Marines wear awards in several ways. Large medals are authorized only on the Dress "A" uniform, while awards for which no medal was struck will have ribbons mounted on the opposite pocket. Miniature medals are worn on the Evening Dress uniform, and are authorized for wear with civillian tuxedos when appropriate to the event. Other dress and service uniforms are worn with ribbons and weapon qualification badges, though the unit commander may decide to forgo the latter. Breast insignia, also known as badges, are similarly worn, though individuals have the option of wearing subdued insignia on the utility uniform.
The buttons on the dress and service coats are reminiscent of Marine insignia prior to the adoption of the Eagle, Globe, and Anchor. The quatrefoil worn atop the cover of an officer's cover is a tradition from the pre-Civil War era, when officers wore a rope cross on their caps to allow sharpshooters high in the rigging of a sailing ship to identify his allies in a battle. Enlisted Marines wear service stripes on the cuff of the dress and service coats, each stripe denoting four years of service as a Marine. The standing collar of the dress coat is reminiscent of the uniform that earned Marines the nickname "Leatherneck".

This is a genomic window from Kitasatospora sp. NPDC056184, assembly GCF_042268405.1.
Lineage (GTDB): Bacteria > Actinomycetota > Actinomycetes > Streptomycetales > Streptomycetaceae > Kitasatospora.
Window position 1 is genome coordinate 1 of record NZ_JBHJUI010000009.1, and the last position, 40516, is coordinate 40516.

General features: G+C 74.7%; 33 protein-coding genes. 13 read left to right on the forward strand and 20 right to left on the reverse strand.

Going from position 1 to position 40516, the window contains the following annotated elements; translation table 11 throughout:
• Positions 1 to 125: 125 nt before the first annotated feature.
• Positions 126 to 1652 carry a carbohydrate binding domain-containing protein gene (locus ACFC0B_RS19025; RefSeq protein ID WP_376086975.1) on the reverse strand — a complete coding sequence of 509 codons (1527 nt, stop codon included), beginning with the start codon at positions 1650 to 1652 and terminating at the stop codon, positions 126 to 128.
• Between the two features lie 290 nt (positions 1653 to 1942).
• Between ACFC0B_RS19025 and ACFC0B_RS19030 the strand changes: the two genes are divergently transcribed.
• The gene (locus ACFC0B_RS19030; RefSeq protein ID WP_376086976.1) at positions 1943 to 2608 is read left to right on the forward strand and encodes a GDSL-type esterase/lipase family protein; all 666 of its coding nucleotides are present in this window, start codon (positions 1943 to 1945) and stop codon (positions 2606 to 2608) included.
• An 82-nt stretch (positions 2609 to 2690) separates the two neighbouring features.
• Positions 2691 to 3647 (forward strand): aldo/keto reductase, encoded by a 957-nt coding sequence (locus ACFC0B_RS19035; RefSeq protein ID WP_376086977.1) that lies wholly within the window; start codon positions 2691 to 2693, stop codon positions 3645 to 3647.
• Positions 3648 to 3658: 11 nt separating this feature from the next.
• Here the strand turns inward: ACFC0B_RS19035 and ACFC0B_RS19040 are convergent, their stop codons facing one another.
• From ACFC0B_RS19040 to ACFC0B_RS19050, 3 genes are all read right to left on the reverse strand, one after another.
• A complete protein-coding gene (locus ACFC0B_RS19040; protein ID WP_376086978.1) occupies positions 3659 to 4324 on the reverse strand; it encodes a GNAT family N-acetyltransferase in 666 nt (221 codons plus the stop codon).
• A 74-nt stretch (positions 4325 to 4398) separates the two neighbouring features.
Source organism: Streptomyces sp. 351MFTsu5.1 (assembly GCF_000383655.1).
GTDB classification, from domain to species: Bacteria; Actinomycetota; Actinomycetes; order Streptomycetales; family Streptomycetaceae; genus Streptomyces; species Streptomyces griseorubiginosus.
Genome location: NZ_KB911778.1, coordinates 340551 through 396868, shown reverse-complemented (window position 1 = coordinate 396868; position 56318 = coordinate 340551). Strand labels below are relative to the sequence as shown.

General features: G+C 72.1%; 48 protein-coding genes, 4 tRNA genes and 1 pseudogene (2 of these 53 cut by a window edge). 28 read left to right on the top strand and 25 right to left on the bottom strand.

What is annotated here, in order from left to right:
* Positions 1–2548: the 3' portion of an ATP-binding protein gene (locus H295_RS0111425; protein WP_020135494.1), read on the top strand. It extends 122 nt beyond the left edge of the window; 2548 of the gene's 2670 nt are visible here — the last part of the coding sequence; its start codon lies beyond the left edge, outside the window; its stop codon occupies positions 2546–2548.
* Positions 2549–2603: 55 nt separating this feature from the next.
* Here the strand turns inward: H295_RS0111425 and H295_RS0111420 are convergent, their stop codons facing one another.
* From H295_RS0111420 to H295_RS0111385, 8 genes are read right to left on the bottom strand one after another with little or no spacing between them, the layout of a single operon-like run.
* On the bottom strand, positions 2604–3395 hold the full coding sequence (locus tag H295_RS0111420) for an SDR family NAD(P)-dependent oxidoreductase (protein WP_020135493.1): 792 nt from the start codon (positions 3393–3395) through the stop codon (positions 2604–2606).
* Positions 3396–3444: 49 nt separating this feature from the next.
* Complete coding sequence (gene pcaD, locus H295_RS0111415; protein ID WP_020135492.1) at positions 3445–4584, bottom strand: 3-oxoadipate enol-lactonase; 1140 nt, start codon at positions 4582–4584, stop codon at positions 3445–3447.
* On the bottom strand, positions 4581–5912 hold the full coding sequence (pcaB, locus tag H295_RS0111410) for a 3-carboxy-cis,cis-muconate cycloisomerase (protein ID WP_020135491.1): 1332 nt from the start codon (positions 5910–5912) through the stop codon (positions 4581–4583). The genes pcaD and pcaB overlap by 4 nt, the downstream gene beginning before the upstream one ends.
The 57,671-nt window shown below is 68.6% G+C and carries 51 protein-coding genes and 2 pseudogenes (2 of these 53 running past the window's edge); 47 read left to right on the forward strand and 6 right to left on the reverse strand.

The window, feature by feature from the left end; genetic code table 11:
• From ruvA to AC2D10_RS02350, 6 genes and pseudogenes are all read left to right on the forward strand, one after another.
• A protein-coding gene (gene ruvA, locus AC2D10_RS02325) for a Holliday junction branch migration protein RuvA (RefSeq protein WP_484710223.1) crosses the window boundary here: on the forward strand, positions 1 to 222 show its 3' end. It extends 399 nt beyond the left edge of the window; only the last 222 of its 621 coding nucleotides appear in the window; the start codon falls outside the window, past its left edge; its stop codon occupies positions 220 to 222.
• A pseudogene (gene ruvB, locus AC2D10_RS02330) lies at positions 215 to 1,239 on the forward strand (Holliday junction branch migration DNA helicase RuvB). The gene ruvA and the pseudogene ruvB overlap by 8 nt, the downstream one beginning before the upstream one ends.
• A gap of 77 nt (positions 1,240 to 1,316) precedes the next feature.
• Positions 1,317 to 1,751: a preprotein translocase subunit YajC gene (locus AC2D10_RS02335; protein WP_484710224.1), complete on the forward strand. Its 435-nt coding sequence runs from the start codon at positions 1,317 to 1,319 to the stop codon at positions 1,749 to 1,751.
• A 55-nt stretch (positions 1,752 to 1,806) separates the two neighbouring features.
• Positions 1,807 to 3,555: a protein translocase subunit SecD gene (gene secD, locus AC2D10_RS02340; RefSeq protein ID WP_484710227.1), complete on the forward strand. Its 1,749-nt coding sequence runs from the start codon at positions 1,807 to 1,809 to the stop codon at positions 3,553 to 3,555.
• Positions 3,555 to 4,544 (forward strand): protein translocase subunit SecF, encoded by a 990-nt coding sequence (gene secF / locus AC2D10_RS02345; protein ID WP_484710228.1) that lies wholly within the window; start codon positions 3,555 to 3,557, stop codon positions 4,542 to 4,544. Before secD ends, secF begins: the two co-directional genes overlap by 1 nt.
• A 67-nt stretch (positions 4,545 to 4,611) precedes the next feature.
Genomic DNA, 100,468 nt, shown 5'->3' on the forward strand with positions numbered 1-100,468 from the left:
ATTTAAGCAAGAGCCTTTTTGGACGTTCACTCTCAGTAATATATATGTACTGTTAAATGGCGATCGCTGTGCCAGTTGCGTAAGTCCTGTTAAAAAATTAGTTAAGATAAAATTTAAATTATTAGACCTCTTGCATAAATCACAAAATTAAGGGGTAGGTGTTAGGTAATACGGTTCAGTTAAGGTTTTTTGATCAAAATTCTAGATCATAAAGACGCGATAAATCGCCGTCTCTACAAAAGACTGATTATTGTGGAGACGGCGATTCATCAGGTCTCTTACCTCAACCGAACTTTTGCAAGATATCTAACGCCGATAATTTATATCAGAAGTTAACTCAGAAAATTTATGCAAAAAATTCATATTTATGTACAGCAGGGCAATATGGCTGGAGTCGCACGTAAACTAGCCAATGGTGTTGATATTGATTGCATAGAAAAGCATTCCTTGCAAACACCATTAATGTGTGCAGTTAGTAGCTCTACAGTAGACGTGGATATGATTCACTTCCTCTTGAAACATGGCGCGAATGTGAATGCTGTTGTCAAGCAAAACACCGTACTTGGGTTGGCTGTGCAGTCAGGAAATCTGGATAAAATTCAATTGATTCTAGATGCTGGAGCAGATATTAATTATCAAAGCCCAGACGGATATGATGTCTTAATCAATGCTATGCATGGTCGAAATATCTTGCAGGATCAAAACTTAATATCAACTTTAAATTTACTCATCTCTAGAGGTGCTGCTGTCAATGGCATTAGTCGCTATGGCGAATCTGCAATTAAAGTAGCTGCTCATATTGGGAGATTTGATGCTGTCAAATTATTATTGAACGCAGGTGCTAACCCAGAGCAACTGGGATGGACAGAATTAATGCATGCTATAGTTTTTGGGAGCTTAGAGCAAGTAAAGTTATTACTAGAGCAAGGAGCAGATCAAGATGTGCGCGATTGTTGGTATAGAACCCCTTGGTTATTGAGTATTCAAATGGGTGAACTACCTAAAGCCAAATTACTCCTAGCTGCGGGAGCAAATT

Green cartridge belts and/or brassards can be worn by personnel in an authoritive or ceremonial duty status, wearing such items regards the individuals as "under arms" whether they are actually carrying a weapon or not. As such, they do not uncover indoors. During ceremonies, officers have the option of wearing a Sam Browne belt and the Mameluke sword, and Noncommissioned Officers may wear the NCO sword.
Marines are sometimes confused with U.S. Army and National Guard soldiers. This was more prevalent when both services wore the same utilities, but with the introduction of digital camouflage (MARPAT for the Marines, ACU for the Army), this is no longer a point of confusion. There are several other significant differences: